Another Dallas-based investment firm turned to the Bakken to make a move into other shale plays. The Mitchell Group along with Redhawk Investment Group formed Redhawk Minerals Fund, a $58 million mineral rights acquisition fund. The money will be used to acquire mineral assets in Oklahoma’s STACK play. “The STACK play, now in its infancy, is being compared to the early days of the Bakken shale in North Dakota,” the company said. According to the company, the timing is perfect for mineral acquisitions as many mineral owners or sellers price-related expectations typically decline in proportion with the price of oil. “This can translate into the ability to acquire acreage at very competitive prices,” the company said, adding that mineral ownership in the STACK is highly fragmented.

IOG Capital LP, an upstream oil and gas investment firm that has previously invested in and been focused on the Bakken, also showed interest in the STACK this summer. The company said that since May, it had funded more than $260 million for the acquisition and development of assets in partnership with operators in drilling programs located in the Permian, STACK, Austin Chalk and Eagle Ford plays.

Operators Eye Active Bakken Future
Although investment headlines were mainly linked to the STACK or Permian, input from operators in the Bakken revealed that activity will remain strong throughout the year before picking up in 2017.

By the end of the year, Enerplus Corp. will spend roughly $15 million more than it had planned at the beginning of the year. After spending $30 million in Q2, the company will end 2017 by spending $215 million total. The additional spending will be put to use on downspacing testing, well completions and to buy facilities equipment that will be used in 2017. After focusing on its balance sheet this year like most operators did, Ian Dundas, Enerplus CEO, said the company intends to go back to pursuing growth in 2017.

Whiting Petroleum decided this summer it wouldn’t wait until 2017 to pursue Bakken growth plans. The Denver-based operator is adding a drilling rig in October and will also complete 16 drilled but uncompleted wells. Due to steadying commodity prices, the company intends to increase activity in the Williston Basin by an additional $50 million. The new operational activity plans will stabilize its production in the last quarter and give the company positive momentum heading into 2017.

Marathon Petroleum Corp. may have entered into an agreement to become a mainstay shipper on a new Bakken pipeline, but it isn’t extremely focused on the Bakken just yet. At $40 oil, the company will work to protect its balance sheet, said Lee Tillman, president and CEO of Marathon. At $60 oil, the company will work on its STACK acreage. The Bakken will be second in line for activity. “A $10 move in pricing has a big impact on our operating cash flows,” Tillman said. “We’d be looking to redeploy in our U.S. resource base.”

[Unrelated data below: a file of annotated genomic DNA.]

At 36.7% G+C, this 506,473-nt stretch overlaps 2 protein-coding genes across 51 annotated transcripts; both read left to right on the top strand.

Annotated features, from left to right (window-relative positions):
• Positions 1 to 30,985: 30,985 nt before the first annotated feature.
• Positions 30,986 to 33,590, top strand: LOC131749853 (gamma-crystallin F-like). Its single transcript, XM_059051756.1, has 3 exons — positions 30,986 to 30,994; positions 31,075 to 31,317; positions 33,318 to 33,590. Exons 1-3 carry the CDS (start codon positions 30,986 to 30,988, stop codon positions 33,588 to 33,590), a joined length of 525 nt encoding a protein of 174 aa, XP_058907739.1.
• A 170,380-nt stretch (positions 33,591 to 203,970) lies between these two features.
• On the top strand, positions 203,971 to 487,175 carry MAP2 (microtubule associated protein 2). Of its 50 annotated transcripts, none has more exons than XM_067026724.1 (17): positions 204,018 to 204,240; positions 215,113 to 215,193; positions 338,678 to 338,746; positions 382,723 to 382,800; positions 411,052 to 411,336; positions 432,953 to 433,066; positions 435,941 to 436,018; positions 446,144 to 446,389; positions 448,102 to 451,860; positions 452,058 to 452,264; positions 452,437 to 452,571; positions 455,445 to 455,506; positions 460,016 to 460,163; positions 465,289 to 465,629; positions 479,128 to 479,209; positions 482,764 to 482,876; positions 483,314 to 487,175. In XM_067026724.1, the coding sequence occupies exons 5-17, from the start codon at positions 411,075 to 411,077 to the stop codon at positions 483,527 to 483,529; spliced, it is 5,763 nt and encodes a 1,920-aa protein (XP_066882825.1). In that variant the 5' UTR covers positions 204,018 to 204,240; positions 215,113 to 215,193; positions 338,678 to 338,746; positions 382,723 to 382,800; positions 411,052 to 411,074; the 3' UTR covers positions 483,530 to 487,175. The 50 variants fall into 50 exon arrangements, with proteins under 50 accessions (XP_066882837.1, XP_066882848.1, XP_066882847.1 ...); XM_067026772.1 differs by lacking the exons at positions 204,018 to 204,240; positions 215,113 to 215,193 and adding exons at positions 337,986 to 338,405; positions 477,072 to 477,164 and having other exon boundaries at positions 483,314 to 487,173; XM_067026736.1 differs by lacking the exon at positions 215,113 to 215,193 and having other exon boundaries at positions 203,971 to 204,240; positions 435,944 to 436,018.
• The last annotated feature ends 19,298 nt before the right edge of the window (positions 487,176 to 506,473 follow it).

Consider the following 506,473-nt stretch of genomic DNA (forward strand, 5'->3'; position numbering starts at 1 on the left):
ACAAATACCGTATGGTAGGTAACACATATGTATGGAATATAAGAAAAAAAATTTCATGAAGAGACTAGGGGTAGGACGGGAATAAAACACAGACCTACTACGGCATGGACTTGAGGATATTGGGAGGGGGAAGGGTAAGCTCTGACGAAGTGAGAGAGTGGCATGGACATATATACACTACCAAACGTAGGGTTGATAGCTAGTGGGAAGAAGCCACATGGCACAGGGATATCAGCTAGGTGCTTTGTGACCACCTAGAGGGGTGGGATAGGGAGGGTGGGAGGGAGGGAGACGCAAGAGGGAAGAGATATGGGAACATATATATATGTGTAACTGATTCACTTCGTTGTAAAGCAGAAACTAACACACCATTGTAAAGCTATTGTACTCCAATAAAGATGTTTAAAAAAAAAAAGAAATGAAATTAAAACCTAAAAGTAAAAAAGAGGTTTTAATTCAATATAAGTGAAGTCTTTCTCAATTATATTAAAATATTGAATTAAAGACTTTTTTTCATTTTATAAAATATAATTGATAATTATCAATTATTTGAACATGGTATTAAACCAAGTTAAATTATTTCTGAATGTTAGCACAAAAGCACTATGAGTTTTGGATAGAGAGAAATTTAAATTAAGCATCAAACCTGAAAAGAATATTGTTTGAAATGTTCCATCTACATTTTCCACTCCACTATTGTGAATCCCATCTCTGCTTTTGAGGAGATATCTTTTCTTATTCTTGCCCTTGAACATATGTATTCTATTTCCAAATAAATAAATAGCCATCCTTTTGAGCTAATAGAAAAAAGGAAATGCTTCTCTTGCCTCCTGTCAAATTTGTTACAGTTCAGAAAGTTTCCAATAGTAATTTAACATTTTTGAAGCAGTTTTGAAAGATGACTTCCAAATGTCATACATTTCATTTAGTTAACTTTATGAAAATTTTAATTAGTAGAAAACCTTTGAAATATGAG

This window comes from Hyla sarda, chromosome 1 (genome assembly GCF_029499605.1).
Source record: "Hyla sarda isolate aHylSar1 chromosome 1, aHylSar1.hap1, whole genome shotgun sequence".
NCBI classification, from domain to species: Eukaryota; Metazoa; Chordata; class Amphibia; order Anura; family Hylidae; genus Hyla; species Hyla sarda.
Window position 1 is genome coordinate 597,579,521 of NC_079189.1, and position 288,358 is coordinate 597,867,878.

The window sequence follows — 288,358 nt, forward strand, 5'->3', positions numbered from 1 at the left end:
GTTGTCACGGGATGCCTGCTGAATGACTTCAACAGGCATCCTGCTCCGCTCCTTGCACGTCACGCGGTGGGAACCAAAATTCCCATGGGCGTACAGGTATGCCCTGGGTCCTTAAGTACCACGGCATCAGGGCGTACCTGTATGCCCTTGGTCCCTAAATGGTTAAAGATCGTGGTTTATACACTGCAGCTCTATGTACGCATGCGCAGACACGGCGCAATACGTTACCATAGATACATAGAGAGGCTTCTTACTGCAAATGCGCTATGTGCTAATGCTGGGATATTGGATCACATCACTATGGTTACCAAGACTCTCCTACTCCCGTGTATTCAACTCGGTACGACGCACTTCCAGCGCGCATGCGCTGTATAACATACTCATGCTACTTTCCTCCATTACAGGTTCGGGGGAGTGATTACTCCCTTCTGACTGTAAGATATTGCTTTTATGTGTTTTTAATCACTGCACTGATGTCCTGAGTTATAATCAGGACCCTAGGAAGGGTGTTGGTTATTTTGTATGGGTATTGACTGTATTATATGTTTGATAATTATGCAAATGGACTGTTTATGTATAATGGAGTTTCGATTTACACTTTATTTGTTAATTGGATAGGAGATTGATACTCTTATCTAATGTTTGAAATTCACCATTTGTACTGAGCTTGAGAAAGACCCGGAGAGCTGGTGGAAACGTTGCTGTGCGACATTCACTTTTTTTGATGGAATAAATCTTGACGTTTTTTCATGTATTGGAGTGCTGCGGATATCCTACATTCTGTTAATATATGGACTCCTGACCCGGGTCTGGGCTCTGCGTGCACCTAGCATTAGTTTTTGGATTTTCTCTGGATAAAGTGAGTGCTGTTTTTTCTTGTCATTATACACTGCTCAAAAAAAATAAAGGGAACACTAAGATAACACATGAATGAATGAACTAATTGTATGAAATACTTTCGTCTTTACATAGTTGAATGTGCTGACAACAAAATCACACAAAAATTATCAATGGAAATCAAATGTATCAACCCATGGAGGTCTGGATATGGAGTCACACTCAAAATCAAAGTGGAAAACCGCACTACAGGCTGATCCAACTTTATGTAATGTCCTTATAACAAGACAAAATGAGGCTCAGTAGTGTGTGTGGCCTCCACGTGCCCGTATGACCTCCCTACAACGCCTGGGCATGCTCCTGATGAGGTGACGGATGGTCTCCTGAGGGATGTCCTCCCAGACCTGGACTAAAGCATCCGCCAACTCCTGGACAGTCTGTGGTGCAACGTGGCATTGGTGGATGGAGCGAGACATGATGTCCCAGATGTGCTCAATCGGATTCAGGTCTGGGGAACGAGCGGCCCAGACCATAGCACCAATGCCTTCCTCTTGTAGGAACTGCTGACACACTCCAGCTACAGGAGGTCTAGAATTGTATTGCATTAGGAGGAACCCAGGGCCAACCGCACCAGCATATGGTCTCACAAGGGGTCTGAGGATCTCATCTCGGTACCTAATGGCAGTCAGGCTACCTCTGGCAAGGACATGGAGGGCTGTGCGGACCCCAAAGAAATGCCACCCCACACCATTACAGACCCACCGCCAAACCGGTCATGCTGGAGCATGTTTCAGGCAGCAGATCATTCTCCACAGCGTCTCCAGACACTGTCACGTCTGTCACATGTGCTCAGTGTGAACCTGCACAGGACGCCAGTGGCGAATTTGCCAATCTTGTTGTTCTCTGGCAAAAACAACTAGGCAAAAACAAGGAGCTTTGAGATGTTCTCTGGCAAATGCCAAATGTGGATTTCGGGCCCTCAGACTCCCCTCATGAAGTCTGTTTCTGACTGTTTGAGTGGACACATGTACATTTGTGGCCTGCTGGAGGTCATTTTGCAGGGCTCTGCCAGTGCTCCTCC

The company’s ramp-up plan would be made quickly, he added, due to the company’s commitment to retain its early-career employees.

Continental Resources believes it is set-up for high-value future growth despite the summer sale of $222 million worth of Williston Basin acreage located in North Dakota and Montana. The company sold 68,000 net acres in North Dakota and another 12,000 net acres in Montana to a non-disclosed buyer. While the company will use the proceeds of the sale to reduce debt, it will not change its operational plans for the year.

Halcon Resources will still spud 10 to 15 gross operated wells and continue operating one drilling rig on the Fort Berthold Indian Reservation, despite its announcement that it will undergo a balance sheet restructuring effort through Chapter 11 bankruptcy. The company will also continue paying royalty owners, suppliers and vendors while it emerges from bankruptcy proceedings expected to be complete after summer.

Chuck Stanley, president of QEP Resources, helped to highlight what may have been one of the major trends regarding Bakken operators. Although capital reductions were widespread during the summer of 2016, production remained relatively flat, as Stanley highlighted. “Despite an almost 50 percent year-over-year reduction in capital expenditures, we expect to maintain a relatively flat production profile in 2016,” Stanley said.

Author: Luke Geiver
Editor, The Bakken magazine